|RJC Class of 2014|
I've spent much of this morning link-hopping. Probably wasted time, but it is informative to know which organizations see themselves as compatible enough to post links to one another. And so I began with my church facebook page which led to the Global Family Foundation page which contained a post pointing to an article called "A missional approach to education" which caught my eye because I'm a teacher and a supporter of Rosthern Junior College. The article I ended up reading is from an online magazine called World: Real Matters, and you'll find the article here.At that point, I began to read through the other articles in World: Real Matters and discovered that it’s stridently advocating for stances we've come to associate with "the Christian right:" pro-life, anti-gay, etc., much of it pretty vitriolic. An article called "The Most Deviant Frontier" attempts to make the case that pedophilia as a legitimate orientation will follow right on the heels of equal rights for LGBTQ. Another article calls those supporting women's right to choose legislation the "abortion cartel."
Let me say up front that I don't want to imply that the posting of links inevitably puts all the organizations or people doing so in the same basket. Quite obviously, my church membership is highly unlikely—for the most part—to be sympathetic to the stances of World: Real Matters. At most, I would repeat the standard caution about posting anything on Facebook: when in doubt, leave it OUT.But my interest in the sequence of the morning's reading is primarily on the subject of education. We have supported Global Family Foundation individually; its focus on schools and educational development in poor areas of Paraguay overlaps with my church's connectedness with that country. My church has and continues to be highly supportive of Rosthern Junior College and Canadian Mennonite University, both parochial schools where the Christian viewpoint on course offerings is unapologetically advertised.
Question is: when does the provision of an educational opportunity cease to be primarily "educational" and become "missional" in its objectives and methods? And a corollary: what do we mean when we see our schools and teaching as "missional," and does it make a difference whether the children benefitting are poor, are young and impressionable or mature enough to be capable of meaningful decision making? Is there a point at which education becomes a gift—like a shoebox full of toys—whose primary purpose is to win souls and if so, what would be wrong with that?We're living in a time of increasing diversity of thought, increasing mixing of cultures and liberalization of laws once thought to be immutable. Not surprising, then, that we should find ourselves at sea for a time on the question of religious freedom vs. secular law. Trinity Western University is a college that compels students to refrain from sex outside of marriage AND is seeking to establish a law school that would ostensibly graduate lawyers licensed to practice in general society. Various professional organizations have wrestled with this and have come out against credentialing lawyers with an a priori religious slant; World: Real Matters and many others argue that it's a freedom of religion issue.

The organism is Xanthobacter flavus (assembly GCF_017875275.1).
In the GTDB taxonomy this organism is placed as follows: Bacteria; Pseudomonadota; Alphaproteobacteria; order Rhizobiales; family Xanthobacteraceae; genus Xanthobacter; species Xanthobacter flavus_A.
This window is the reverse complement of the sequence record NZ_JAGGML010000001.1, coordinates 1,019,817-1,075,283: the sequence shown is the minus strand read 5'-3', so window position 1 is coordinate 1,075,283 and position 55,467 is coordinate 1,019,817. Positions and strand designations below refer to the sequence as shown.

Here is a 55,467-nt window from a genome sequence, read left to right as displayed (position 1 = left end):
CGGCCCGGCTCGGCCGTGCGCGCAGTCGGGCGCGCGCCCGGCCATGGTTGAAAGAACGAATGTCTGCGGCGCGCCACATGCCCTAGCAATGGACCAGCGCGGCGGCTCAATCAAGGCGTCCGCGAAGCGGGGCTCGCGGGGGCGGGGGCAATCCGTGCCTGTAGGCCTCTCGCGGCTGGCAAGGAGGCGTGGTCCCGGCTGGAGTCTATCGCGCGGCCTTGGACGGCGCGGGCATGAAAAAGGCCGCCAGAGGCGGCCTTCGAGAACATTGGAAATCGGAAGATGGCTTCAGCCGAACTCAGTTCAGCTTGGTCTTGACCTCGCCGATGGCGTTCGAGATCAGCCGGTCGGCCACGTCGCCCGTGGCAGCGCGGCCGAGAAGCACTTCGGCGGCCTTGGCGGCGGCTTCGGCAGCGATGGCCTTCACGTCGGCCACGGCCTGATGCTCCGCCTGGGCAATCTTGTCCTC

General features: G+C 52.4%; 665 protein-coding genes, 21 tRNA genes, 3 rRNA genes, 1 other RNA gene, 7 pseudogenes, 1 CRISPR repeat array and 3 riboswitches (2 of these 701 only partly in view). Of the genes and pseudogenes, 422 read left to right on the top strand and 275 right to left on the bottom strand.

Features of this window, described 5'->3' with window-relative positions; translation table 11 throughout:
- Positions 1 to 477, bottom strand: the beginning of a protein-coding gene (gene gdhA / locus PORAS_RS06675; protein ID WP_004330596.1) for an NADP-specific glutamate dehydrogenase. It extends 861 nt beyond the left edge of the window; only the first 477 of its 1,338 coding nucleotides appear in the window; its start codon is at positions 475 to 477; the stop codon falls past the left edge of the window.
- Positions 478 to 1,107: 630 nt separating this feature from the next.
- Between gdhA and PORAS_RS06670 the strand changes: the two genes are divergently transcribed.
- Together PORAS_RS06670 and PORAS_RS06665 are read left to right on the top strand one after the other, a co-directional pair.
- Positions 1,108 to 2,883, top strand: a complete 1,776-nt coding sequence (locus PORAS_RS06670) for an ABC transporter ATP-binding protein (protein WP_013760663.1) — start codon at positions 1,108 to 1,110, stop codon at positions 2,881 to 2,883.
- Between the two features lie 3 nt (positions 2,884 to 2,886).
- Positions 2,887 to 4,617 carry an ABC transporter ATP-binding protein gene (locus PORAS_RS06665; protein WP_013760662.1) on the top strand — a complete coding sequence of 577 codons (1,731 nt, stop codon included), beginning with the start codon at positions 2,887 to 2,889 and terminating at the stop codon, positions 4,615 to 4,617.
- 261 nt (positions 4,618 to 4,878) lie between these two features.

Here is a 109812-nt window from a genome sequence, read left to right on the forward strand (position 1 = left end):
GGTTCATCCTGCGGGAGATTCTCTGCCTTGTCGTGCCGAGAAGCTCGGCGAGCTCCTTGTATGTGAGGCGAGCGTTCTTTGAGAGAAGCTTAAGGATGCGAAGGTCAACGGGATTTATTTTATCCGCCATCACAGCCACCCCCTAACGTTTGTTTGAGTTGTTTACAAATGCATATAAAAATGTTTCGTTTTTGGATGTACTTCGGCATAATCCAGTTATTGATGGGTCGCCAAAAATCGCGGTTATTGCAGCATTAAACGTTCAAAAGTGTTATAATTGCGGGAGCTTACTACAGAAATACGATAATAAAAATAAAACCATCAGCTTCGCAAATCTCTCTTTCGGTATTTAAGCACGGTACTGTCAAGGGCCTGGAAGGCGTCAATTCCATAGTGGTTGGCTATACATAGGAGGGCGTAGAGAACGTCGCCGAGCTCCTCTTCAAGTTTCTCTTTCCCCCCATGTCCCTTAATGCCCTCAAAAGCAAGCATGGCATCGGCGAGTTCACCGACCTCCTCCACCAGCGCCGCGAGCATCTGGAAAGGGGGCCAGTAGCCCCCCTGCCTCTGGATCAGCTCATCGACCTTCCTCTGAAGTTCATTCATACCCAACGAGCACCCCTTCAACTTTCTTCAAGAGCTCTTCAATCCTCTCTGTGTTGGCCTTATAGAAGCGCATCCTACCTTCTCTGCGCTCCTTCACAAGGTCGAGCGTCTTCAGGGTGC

What does the future hold for religion-based education, one is compelled to ask.It's a new year and with it comes a time when we add up our incomes, expenses, donations, etc. in preparation for tax time. What we support and what we forego makes a difference. Mennonite Central Committee, Mennonite Disaster Service, Global Family Foundation, Caritas, World Vision, Feed the Children, etc., etc. are all "charitable organizations," meaning that donations to them reduce the tax collected by our governments. In effect, these organizations are therefore spending public money to do their work. What all this means is that donors should be completely clear on the objectives and methods of the charitable organizations they support.
Canada Revenue Agency is scrutinizing charities to determine whether or not their activities are too political to merit charitable status; our obligation is to be sure that their goals are ethical.For believers—Christian, Muslim, Jewish, Buddhists, Hindu, Native Spirituality adherents, etc—learning what it means to be salt and light to the world as we understand it is a task we neglect at everyone's peril. Parochial schools have legacies of quality education on the one hand . . . and Indian Residential Schools on the other.
How we do education, how we see our role individually and collectively is critical.